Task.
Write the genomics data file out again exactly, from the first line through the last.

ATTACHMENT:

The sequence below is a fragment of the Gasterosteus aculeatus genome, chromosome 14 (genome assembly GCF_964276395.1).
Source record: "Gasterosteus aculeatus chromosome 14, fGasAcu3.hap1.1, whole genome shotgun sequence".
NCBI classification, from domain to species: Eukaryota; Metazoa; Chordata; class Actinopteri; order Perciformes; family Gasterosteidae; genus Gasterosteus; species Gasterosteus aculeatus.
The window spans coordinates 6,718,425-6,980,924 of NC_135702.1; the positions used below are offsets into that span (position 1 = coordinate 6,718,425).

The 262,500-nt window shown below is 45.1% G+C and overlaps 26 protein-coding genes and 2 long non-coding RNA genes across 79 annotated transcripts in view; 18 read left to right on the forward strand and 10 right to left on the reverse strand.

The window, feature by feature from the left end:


The sequence below is a fragment of the Gasterosteus aculeatus genome, chromosome 14 (genome assembly GCF_964276395.1).
Source record: "Gasterosteus aculeatus chromosome 14, fGasAcu3.hap1.1, whole genome shotgun sequence".
NCBI classification, from domain to species: Eukaryota; Metazoa; Chordata; class Actinopteri; order Perciformes; family Gasterosteidae; genus Gasterosteus; species Gasterosteus aculeatus.
The window spans coordinates 6,718,425-6,980,924 of NC_135702.1; the positions used below are offsets into that span (position 1 = coordinate 6,718,425).

The 262,500-nt window shown below is 45.1% G+C and overlaps 26 protein-coding genes and 2 long non-coding RNA genes across 79 annotated transcripts in view; 18 read left to right on the forward strand and 10 right to left on the reverse strand.

The window, feature by feature from the left end: